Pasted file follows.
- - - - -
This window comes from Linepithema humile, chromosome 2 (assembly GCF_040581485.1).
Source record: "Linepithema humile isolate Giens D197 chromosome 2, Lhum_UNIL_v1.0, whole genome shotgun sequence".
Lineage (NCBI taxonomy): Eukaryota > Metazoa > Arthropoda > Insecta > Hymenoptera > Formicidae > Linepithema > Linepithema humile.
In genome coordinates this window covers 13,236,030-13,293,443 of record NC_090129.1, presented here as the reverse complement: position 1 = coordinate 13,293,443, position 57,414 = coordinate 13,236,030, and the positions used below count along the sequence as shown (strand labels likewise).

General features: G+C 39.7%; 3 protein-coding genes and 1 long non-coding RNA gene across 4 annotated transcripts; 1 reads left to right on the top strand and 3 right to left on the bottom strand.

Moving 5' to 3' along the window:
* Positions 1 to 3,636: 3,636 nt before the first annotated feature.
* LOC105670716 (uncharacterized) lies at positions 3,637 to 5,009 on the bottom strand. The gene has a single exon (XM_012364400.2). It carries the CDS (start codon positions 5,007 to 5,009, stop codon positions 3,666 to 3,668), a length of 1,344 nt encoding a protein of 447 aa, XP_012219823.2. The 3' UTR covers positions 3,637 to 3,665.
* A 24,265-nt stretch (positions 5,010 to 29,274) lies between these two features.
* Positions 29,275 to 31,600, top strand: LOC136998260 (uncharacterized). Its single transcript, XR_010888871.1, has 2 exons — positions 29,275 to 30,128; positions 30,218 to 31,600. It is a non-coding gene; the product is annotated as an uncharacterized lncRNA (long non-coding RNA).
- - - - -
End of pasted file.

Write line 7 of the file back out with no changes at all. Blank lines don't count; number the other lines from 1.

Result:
* Positions 1 to 3,636: 3,636 nt before the first annotated feature.